Thursday, October 06, 2011

Classic card of the week


Tommy Lasorda, 1996 Upper Deck checklist

Of all the things I enjoy about this card—there are many—I most enjoy the contrast between the intended modernity of the card itself and the oldness of the man featured on it. This is like putting a GPS on a horse and buggy.

I don’t think any card better exemplifies why I so enjoy the managerial baseball card. I mean, just for fun—remove all context here. There is no such thing as baseball cards. Our society has not acknowledged the magnificence of the heroes of our national pastime being featured annually on tiny pieces of cardboard. But then, this emerges, and what we have is a crystal-clear card inexplicably featuring a 70-year old man in uniform. If we were to put this card in a time capsule that wasn’t opened until the year 4017, when baseball has morphed into “blorkball” and is played with lasers by robots—my concept of the future is quite juvenile—we would be totally embarrassed from heaven. What we were we thinking?! (Everything else in the time capsule would represent our era honorably.)

Of course, even within the context of baseball cards, this particular card makes no sense. We are still left with the nagging question, “What am I supposed to do with this?” For me, 15 years later, I have discovered that the purpose of this card is for me to post it on the Internet and question its purpose. But others haven’t been so fortunate, I imagine.

This card is part of Upper Deck’s "Managerial Salute." And I say it’s about darn time we salute the often elderly men who make hundreds of thousands, or millions, of dollars for socializing around star athletes and sitting on a bench for three hours a night and making gut-based decisions like, “Bring in the lefty,” and “That’s a strike, you nincompoop!” These men deserve more praise, especially the ones who are unceremoniously dismissed from their position, and forced to take the same position with a different team a few years later, or a slightly lesser position for slightly less money until they become manager again, or appear in the broadcast booth or on television and realize the dream job of every red-blooded male in America. I don’t want to take things too far, but I think every time a former or current manager of a baseball team at any level steps into a public arena, everyone should stop what they’re doing and salute. I don’t think that’s too much to ask.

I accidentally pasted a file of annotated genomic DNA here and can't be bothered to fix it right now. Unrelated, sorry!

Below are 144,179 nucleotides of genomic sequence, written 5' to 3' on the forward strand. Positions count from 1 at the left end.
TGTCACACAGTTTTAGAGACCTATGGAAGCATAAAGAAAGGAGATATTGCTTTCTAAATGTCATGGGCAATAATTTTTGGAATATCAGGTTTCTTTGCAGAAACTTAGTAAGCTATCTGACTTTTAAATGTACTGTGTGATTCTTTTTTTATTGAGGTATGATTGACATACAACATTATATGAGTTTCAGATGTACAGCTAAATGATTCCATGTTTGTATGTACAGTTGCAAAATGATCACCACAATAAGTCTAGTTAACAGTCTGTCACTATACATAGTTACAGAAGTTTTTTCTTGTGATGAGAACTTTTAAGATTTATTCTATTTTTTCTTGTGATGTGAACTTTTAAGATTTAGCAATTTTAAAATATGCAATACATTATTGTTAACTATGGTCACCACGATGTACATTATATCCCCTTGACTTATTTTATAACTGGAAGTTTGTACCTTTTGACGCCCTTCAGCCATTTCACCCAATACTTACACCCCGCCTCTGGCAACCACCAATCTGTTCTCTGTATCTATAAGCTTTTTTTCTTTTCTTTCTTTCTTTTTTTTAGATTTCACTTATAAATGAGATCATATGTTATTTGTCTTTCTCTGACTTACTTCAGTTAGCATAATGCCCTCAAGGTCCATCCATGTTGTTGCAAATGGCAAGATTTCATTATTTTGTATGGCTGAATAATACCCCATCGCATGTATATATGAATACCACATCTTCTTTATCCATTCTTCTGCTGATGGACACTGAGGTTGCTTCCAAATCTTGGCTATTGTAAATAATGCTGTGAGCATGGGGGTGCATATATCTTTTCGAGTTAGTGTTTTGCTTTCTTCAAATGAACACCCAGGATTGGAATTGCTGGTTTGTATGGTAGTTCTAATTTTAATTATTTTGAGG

Lasorda especially deserves a salute. In fact, I just don’t think he ever received the attention here that he did abroad. Sayeth Wikipedia:

Lasorda became a local celebrity in the Dominican Republic due to his many visits in search of young baseball talents in this land of many famous players in the major leagues, especially after becoming a devoted fan of the "chicharrones" (deep fried pork skins) commonly sold on the streets of the Villa Mella neighborhood of Santo Domingo.

“Here comes the old, fat white man who takes all of our athletes and eats all of our deep fried pork skins!” is what many of the locals would excitedly scream, in Spanish (if someone can translate that sentence for me into Spanish, I will post it on the blog immediately as its own post with no explanation; also, I studied Spanish for a total of eight educational years), as Lasorda stepped off of his golden helicopter and into the small villages of the Dominican Republic. Then, of course, they would salute.

Did you know?
When Word was executing its spell-check, one of its suggestions for “blorkball” was “blackballs.”

3 comments:

Rizwan Ali said...

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troy said...

Ya viene el viejito gordito quien nos roba de todos nuestros atletas y come todos nuestros chicharrones!

Except there'd be one of those upside-down exclamation points at the start of the sentence.

Admit it, you're a little disappointed. It's because chicharrones in Spanish is chicharrones.

mkenny59 said...

Troy, I'm going to have to make good on my promise.

Also, you rock! I am not disappointed AT ALL.